In United States v. Young, Nos. 07–5600, 07–5608 (6th Cir. Jan. 30, 2009), Judge Merritt considered two sentences for marijuana offenses and had to concur in part and dissent in part in regard to the final outcome of the appeal. The defendants had grown marijuana and distributed it off and on for a period of some years. They were sentenced to 17 and 19 years imprisonment. Judge Merritt found the sentences to be excessive and admonished that they serve no rational purpose. He hits on disparity between state and federal sentences and between individual federal judges. Also bemoans the cost of such incarceration. Finally, concludes that the use of acquitted conduct and judge-found, offense-conduct facts to support sentencing enhancements is unconstitutional. Expresses expectation that United States v. White, 05–6596 (6th Cir. Dec. 24, 2008) (an en banc opinion addressing these issues), will be reversed and concludes that the defense should keep the case open pending the Supreme Court’s decision in White.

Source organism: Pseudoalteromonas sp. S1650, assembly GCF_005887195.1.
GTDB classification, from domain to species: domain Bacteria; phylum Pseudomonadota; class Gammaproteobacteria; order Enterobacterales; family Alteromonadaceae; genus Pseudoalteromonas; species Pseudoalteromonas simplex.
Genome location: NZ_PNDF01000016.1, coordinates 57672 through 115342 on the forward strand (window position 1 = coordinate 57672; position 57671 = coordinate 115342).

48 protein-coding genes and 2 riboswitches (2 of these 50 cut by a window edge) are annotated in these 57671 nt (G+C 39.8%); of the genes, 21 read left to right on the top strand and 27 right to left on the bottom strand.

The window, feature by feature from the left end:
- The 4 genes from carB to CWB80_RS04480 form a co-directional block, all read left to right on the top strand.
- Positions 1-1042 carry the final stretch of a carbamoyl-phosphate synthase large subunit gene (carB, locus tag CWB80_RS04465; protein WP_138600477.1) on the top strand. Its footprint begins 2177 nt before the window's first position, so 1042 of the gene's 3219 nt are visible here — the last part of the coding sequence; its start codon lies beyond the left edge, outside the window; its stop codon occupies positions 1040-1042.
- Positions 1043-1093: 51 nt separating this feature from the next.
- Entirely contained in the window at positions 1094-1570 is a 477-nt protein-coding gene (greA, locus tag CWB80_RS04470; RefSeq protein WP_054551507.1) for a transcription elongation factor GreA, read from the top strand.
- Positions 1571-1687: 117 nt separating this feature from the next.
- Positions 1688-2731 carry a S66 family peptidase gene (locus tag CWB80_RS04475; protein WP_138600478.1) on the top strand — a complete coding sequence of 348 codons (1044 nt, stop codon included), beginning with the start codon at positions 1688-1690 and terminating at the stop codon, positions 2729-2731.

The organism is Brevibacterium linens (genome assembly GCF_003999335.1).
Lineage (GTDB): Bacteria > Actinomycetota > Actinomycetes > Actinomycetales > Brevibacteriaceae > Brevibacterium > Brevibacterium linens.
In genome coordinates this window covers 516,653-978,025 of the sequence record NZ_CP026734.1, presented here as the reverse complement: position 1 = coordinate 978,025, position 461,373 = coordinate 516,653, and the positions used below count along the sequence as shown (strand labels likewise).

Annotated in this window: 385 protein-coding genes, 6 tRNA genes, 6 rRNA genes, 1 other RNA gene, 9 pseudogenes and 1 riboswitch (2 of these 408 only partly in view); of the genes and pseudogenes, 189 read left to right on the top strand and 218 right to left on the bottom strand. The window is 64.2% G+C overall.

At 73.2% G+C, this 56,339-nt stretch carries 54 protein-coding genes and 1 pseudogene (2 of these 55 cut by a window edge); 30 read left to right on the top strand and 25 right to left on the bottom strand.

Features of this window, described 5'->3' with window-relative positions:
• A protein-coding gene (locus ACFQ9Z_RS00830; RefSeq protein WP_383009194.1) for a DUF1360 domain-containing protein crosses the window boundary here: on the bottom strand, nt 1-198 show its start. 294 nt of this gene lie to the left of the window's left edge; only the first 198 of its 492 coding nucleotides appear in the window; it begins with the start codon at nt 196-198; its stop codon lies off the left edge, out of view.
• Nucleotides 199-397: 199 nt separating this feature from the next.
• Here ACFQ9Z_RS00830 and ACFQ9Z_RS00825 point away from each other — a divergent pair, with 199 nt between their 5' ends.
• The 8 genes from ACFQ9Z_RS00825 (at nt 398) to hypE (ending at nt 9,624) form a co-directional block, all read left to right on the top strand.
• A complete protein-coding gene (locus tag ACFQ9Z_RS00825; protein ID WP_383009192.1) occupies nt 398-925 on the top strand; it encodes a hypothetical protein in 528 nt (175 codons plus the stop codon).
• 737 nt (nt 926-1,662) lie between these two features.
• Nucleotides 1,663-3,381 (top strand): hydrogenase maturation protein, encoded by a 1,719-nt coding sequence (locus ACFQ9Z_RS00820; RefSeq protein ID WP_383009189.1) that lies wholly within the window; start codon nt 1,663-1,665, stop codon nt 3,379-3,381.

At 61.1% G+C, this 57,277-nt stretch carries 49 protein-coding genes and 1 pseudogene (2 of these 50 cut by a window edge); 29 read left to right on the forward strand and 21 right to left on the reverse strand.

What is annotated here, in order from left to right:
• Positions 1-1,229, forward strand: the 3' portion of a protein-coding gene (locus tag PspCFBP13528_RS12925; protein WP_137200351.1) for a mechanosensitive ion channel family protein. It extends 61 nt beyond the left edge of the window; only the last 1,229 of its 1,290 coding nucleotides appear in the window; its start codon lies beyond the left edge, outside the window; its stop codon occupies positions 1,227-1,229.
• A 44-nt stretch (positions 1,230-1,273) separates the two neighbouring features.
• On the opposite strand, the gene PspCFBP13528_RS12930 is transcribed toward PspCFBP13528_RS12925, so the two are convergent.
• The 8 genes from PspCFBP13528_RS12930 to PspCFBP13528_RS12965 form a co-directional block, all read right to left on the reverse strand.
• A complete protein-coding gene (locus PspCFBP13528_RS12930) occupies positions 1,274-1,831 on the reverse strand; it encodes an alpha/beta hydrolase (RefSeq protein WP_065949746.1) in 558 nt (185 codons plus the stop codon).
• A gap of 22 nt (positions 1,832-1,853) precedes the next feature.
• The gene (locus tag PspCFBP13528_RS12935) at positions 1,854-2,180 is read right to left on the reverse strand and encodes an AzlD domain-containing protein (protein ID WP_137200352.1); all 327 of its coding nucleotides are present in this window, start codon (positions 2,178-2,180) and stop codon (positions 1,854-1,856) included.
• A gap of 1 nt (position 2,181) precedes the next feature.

P.S. This picture has nothing to do with the case, but it’s copyright-free and I’m freezing in Michigan!